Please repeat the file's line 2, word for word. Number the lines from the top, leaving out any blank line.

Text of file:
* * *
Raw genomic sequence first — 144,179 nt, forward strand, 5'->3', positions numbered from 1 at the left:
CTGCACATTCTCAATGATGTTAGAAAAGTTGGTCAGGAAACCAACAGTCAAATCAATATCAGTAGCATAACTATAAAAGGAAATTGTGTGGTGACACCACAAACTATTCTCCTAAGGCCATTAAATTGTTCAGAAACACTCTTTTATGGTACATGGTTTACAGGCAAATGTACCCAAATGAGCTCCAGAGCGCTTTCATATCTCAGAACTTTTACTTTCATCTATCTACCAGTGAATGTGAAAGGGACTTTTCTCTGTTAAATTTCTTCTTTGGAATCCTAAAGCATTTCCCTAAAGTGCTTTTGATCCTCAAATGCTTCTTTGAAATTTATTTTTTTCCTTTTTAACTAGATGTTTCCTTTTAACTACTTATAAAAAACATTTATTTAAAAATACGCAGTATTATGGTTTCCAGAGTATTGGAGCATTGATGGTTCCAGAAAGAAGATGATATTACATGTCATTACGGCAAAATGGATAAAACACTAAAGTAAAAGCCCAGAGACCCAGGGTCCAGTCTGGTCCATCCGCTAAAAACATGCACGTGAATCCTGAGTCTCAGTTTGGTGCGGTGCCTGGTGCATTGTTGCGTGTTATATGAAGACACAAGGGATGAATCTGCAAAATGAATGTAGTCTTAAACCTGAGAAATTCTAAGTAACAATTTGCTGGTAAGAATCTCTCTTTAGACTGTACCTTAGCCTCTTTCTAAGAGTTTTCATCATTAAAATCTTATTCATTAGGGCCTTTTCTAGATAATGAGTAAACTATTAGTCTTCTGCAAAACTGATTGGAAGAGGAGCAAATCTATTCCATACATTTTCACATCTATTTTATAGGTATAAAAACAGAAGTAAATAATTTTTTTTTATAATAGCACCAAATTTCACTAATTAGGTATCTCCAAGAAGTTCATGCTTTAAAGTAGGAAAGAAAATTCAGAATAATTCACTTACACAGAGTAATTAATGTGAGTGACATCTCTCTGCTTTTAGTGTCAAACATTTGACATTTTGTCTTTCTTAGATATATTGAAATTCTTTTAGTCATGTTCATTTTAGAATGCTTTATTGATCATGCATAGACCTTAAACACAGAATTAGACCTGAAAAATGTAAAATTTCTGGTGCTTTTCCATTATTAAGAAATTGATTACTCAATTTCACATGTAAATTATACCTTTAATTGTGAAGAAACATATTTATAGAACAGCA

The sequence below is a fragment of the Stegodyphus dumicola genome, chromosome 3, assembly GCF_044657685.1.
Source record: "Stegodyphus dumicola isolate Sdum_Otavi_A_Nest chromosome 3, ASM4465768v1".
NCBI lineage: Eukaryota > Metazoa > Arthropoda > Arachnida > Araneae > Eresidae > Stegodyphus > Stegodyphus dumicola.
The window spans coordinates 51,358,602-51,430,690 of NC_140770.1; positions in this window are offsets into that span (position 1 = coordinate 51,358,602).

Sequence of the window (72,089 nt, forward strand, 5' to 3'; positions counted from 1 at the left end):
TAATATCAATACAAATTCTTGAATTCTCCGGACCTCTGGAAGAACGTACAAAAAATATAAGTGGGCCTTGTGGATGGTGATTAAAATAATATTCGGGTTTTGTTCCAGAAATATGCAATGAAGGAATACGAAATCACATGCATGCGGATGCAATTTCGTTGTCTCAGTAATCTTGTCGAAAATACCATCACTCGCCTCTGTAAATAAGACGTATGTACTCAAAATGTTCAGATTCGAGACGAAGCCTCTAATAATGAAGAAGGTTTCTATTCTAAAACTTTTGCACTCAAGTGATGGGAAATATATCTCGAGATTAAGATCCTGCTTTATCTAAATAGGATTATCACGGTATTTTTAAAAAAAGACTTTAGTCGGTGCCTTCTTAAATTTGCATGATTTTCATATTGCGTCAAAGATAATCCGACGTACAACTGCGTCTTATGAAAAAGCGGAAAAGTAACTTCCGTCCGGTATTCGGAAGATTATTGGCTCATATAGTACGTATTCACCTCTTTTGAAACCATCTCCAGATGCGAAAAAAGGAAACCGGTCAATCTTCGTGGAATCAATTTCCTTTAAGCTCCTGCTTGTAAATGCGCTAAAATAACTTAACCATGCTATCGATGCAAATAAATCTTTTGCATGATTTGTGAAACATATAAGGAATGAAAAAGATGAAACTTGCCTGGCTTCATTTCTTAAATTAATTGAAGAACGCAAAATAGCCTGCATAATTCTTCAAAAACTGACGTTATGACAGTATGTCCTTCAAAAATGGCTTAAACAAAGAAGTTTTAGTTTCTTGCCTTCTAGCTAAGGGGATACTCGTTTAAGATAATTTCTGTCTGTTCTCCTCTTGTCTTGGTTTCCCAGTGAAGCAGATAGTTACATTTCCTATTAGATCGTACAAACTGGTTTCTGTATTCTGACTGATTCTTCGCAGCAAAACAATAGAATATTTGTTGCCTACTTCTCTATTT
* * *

CTGCACATTCTCAATGATGTTAGAAAAGTTGGTCAGGAAACCAACAGTCAAATCAATATCAGTAGCATAACTATAAAAGGAAATTGTGTGGTGACACCACAAACTATTCTCCTAAGGCCATTAAATTGTTCAGAAACACTCTTTTATGGTACATGGTTTACAGGCAAATGTACCCAAATGAGCTCCAGAGCGCTTTCATATCTCAGAACTTTTACTTTCATCTATCTACCAGTGAATGTGAAAGGGACTTTTCTCTGTTAAATTTCTTCTTTGGAATCCTAAAGCATTTCCCTAAAGTGCTTTTGATCCTCAAATGCTTCTTTGAAATTTATTTTTTTCCTTTTTAACTAGATGTTTCCTTTTAACTACTTATAAAAAACATTTATTTAAAAATACGCAGTATTATGGTTTCCAGAGTATTGGAGCATTGATGGTTCCAGAAAGAAGATGATATTACATGTCATTACGGCAAAATGGATAAAACACTAAAGTAAAAGCCCAGAGACCCAGGGTCCAGTCTGGTCCATCCGCTAAAAACATGCACGTGAATCCTGAGTCTCAGTTTGGTGCGGTGCCTGGTGCATTGTTGCGTGTTATATGAAGACACAAGGGATGAATCTGCAAAATGAATGTAGTCTTAAACCTGAGAAATTCTAAGTAACAATTTGCTGGTAAGAATCTCTCTTTAGACTGTACCTTAGCCTCTTTCTAAGAGTTTTCATCATTAAAATCTTATTCATTAGGGCCTTTTCTAGATAATGAGTAAACTATTAGTCTTCTGCAAAACTGATTGGAAGAGGAGCAAATCTATTCCATACATTTTCACATCTATTTTATAGGTATAAAAACAGAAGTAAATAATTTTTTTTTATAATAGCACCAAATTTCACTAATTAGGTATCTCCAAGAAGTTCATGCTTTAAAGTAGGAAAGAAAATTCAGAATAATTCACTTACACAGAGTAATTAATGTGAGTGACATCTCTCTGCTTTTAGTGTCAAACATTTGACATTTTGTCTTTCTTAGATATATTGAAATTCTTTTAGTCATGTTCATTTTAGAATGCTTTATTGATCATGCATAGACCTTAAACACAGAATTAGACCTGAAAAATGTAAAATTTCTGGTGCTTTTCCATTATTAAGAAATTGATTACTCAATTTCACATGTAAATTATACCTTTAATTGTGAAGAAACATATTTATAGAACAGCA